Thursday, April 28, 2011

Cookbook Spotlight :: Joy of Cooking

I have what seems like seven thousand cookbooks.  There are some in my collection that I constantly refer to, others that I use when I need to feel inspired, and still others that I never use but I have the best of intentions!  I seem to buy cookbooks at a higher-than-average rate.  In fact, I often find myself reading Amazon reviews of cookbooks and an hour will slip by without me even noticing.  And there are evenings when I like to kick back on the couch with a glass of wine and a cookbook.  I just read those babies cover to cover like a Shakespearean classic or a Twilight book.  (Had to go with both ends of the spectrum with that analogy!) 

more cookbooks....

and another one that seems to have gotten away from the pack(s)!
There are a few cookbooks that every kitchen should have and some that you should either pass on or check out from the library first.  If you're me, any trip to Williams & Sonoma or your local book store results in a few unanticipated purchases, but hopefully this series of reviews will help you navigate the cookbook world.  Today's spotlight is on:
Joy of Cooking

Oh how I love this cookbook.  In my kitchen though, it's more of a kitchen dictionary than a truly revolutionary source for recipes.  Joy of Cooking has everything you need -- from recipes to guides on how to use ingredients and kitchen tools to menu ideas to nutrition information.  Want a quick primer on which wine to serve with your dinner?  Joy's got it.  Throwing a cocktail party and want to serve up some fancy drinks?  There's a section on booze drinks.  Mozzarella sticks....homemade pasta...chocolate cake...EVERYTHING is in this cookbook.  And before each section is a quick preview that gives you overall tips and tricks of the pros so that your food comes out great.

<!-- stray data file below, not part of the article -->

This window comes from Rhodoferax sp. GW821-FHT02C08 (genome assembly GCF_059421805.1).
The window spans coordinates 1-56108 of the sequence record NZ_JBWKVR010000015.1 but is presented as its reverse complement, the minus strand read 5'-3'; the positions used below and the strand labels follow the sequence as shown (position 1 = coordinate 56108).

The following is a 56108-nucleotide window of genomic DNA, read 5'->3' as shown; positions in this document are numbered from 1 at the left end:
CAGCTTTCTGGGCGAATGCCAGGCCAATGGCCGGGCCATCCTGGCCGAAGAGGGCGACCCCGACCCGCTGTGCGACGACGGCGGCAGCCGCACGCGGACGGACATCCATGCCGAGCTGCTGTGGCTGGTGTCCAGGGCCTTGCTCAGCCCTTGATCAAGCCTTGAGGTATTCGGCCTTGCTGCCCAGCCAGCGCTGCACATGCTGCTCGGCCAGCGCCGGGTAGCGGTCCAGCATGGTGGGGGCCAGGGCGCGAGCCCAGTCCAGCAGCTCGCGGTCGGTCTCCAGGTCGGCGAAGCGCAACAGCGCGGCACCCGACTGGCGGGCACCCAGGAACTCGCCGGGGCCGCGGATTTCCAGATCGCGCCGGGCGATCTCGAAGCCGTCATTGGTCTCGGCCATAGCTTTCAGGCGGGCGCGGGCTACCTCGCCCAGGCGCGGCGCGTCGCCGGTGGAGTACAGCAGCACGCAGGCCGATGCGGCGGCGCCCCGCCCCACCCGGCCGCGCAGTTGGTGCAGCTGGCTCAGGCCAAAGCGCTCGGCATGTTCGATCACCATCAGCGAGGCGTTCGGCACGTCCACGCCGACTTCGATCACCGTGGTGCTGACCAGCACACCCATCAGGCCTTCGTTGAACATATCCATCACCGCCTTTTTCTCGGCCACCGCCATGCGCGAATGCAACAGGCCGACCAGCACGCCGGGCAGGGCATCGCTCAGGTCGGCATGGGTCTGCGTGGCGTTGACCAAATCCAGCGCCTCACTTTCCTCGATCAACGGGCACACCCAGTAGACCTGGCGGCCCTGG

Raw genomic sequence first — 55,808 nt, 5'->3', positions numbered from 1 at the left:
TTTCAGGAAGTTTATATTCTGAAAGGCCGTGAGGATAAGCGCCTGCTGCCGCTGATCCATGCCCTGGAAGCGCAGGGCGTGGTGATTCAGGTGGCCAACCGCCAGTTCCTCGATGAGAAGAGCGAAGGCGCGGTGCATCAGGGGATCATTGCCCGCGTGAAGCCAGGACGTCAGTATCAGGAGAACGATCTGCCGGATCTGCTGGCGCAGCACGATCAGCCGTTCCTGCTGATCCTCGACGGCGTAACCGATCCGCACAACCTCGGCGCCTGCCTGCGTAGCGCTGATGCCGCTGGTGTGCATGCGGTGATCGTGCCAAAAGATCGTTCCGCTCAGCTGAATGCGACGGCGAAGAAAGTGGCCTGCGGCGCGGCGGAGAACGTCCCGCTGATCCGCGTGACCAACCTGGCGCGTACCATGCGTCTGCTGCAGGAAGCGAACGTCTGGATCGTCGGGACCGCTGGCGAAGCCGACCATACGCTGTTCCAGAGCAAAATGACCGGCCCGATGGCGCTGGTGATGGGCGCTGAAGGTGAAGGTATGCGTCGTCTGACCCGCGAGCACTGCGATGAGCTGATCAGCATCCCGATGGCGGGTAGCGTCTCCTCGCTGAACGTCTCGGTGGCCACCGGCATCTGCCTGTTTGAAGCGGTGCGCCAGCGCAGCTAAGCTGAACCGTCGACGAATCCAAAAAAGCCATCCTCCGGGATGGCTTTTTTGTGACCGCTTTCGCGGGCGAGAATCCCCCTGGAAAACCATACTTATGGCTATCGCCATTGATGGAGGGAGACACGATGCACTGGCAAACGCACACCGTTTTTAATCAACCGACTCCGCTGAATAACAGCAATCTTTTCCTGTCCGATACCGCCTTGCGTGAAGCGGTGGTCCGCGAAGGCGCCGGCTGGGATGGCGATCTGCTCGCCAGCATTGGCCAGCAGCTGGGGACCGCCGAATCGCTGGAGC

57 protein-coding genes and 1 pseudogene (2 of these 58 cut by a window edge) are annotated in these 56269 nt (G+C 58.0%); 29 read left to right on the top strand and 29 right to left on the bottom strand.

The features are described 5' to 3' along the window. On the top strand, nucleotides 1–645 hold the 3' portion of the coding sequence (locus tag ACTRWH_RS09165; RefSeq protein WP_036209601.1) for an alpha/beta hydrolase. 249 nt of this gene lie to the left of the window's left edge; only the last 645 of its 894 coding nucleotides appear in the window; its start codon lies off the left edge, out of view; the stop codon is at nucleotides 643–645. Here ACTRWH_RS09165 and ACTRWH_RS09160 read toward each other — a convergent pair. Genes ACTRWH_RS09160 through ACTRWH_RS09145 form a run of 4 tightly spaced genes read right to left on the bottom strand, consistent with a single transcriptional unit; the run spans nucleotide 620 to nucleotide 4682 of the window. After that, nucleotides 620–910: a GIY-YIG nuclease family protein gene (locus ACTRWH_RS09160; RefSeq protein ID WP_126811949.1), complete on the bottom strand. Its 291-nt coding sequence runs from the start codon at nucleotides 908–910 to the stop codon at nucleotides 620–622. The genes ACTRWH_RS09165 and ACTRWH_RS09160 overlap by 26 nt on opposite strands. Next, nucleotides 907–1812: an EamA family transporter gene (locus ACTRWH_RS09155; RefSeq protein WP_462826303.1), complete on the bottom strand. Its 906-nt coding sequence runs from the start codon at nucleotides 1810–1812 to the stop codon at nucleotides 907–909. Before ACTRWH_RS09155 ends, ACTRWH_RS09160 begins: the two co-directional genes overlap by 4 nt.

The recipes themselves are also quite good (there are 4,500 of them)!  You can use them in a pinch when you have a craving for something but don't have a recipe for it or when you are wondering whether or not you're supposed to peel turnips before you cook them.  It's way easier to look something up midway through your cooking in a book than on the internet...cookbooks are supposed to get dirty!

I've used this cookbook for french toast, the glaze for cinnamon rolls I made earlier this month, and hundreds of other things since I got it as a gift a few years ago.  It is about 1,000 pages of pure information.  Every kitchen should have this cookbook.  Whether you are a beginner or an experienced cook, Joy of Cooking is an incredibly helpful resource.

In short, you should probably buy a copy.  My mom actually found one at goodwill for $5!  Not a bad find for something so useful.

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